Music Daze: The (Isle of) Wight Album p. 6 Sunday – Helplessly Hoping

This is the sixth part of my series of articles about my experience in the Isle Of Wight. You can read here the FIRST part,  SECOND part, THIRD part, FOURTH part and FIFTH part

The whole park was filled with people, and I started to get more anxious, as I was seeing more and more people with Queen t-shirts, Adam Lambert clothes, and I even saw a couple of Queen + Paul Rodgers t-shirts (Queen performed live with the singer Paul Rodgers between 2005 and 2008 and that project was dead a long time ago). So I started to think that if so many people were there to see Queen, it meant that we had less chance to get to the front.

Once we returned to the bar, we saw the crowd at the Main Stage, and decided it was time to go there and start making our way to the front. This time it wasn’t gonna be as easy as the day before! The place had many more people, and about 70% of them were already waiting for Queen & Adam Lambert,  so they weren’t moving anywhere. We had still more than 3 hours to go, but we decided it was time to start the “get to to the fence or die” operation!

IOW sunday crowd

The crowd in the middle of the day

The clouds were threatening to punish the whole audience with a long and hard rain, but I didn’t care.  All I wanted to do was to get to the front.

Mike + The Mechanics were still on stage and, as we walked through the people, we could only get to the right side of the stage, and not even close to the fence. I noticed that the stage was shaped differently today: the night before, there was installed a catwalk on the center of the stage, and 2 “wings” on both sides that served the purpose of being extensions of the stage. Those wings had stairs and they were covered in plastic paper to protect them from the possible rain. As I saw Queen & Adam Lambert last year in Chile (and on countless Youtube videos too), I knew those nIMG_6740ew things were for the Queen concert, and they were  probably installed by some hard working roadies the night before (who were probably now sleeping inside the big Queen Trucks).

I was actually happy to see that the band was about to use the usual stage props for their show, and not a reduced one, due to the many different bands performing on stage that day.

By the time Mike + The Mechanics finished their set, only very few people moved away, so we had one more chance to keep walking through the people, and start approaching the front. We started walking to the center of the crowd and then forward until we hit a barrier of people who weren’t moving at all!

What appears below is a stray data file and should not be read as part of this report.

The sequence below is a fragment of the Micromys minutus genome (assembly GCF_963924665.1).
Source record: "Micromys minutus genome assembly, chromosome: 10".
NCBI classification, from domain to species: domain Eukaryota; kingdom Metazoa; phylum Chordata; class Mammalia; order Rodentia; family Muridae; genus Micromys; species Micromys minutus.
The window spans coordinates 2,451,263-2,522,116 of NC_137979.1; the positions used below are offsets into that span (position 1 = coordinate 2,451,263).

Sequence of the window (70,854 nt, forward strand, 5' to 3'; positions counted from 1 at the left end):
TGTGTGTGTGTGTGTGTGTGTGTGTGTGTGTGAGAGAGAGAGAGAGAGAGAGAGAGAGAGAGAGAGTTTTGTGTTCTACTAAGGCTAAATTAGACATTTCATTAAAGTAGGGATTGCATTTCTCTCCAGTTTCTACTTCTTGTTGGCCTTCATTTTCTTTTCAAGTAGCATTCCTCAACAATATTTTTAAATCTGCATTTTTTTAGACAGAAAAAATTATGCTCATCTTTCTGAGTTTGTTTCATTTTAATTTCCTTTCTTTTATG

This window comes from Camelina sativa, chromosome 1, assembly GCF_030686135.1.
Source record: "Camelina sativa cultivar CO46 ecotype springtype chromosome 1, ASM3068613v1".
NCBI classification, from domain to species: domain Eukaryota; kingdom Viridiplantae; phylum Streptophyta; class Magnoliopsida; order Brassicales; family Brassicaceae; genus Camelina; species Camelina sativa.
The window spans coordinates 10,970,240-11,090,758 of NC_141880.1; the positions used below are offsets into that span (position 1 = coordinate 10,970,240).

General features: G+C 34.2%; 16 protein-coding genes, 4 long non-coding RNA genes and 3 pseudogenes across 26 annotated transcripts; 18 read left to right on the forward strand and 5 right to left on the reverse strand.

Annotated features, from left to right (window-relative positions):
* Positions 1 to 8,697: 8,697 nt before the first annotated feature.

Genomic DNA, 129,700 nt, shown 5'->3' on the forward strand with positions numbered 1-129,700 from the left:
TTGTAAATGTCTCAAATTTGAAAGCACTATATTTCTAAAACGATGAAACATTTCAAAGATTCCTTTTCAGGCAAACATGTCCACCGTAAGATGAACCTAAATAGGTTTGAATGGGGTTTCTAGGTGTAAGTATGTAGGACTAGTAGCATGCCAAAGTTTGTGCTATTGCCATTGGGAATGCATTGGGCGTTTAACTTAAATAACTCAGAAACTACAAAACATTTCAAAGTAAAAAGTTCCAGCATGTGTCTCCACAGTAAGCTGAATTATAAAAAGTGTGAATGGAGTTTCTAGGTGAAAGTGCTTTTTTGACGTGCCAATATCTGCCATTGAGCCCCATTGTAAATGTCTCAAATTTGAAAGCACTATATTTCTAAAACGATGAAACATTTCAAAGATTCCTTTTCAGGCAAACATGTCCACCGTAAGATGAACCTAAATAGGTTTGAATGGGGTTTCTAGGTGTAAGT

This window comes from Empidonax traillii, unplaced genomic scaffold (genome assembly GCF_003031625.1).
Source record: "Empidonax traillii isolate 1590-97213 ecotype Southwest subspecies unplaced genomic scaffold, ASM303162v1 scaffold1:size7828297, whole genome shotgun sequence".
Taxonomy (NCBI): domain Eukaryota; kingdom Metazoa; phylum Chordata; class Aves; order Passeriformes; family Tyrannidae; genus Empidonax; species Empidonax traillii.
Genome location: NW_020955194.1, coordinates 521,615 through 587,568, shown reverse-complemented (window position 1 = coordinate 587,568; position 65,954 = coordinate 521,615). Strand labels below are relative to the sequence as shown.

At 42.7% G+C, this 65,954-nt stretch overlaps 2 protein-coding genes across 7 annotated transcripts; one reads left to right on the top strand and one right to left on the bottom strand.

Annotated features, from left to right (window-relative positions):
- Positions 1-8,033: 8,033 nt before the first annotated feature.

So we decided to wait there until the next band finished their set, and hopefully then, try again to move a little further to the front. It was exciting and scary at the same time, as I didn’t want to give up on my hope to get to the front, but this time it wasn’t looking as nice as the day before.

 

Next on stage were TThe Cribs IOW stagehe Cribs and we were stuck on the right side of the stage, still not near the front. The band started playing, and I noticed they were a rock band with a grunge attitude, kind of like a mixture between Green Day and Pearl Jam. But oh my God! They sounded so bad. I imagined they were having a bad day or something, because I think that every band on the Main Stage probably deserved being there. But these boys had their instruments and voices completely out of tune. It was painful to hear their one hour set.

Again, I was very surprised about how respectful the audience was. People around me looked equally impressed at how awful this band was, but they still clapped and cheered when each song ended. I didn’t hear anyone booing.

But I must say, the band had a very rock attitude, and the singer/guitarist was the only one I saw using the catwalk installed for Queen. I imagined it was probably forbidden for other acts to use Queen’s scenery, but this guy did it anyway in a rebel rock attitude. In between one of the songs the singer/guitar player said something like “I know you are here for Queen, we all love Queen so we are on the same side”  To me, that was like apologizing for having a bad day, and I got a little sad for them. I imagined that they probably heard people getting bored, or not liking their songs, and being a musician, myself, I can imagine how hard it is to be in such a position.

So, they ended their show with a loud, out-of-tune noise from all the instruments, as if they were about to break everything, and then got off the stage.

OCS IOW stage

Ocean Colour Scene on the stage

After that, we managed to try to keep moving. We were running out of time, as there was only one last band left before Queen & Adam Lambert. We managed to move a little more to the center and front, but still not quite near the barrier.

We stayed there, and after about 45 minutes, the last band came on stage: Ocean Colour Scene. It was a softer rock band than The Cribs, and I could instantly tell the difference in their sound. This one sounded a lot more profesional and clear, from their instruments, musicianship and even to the sound mixing. Everything sounded more polished compared to the last band.

By this time the feared rain started falling on us. At that time I thought it wasn’t really that much rain, but the people around me started quickly covering with rain ponchos as if they knew this was gonna be the end of the world. It wasn’t that cold for me, so I just covered my head with a Chilean flag I had in my bag during the whole time.

 

And I waited…

 

Stay tuned for my next and last article about my experience at the Isle Of Wight festival 2016

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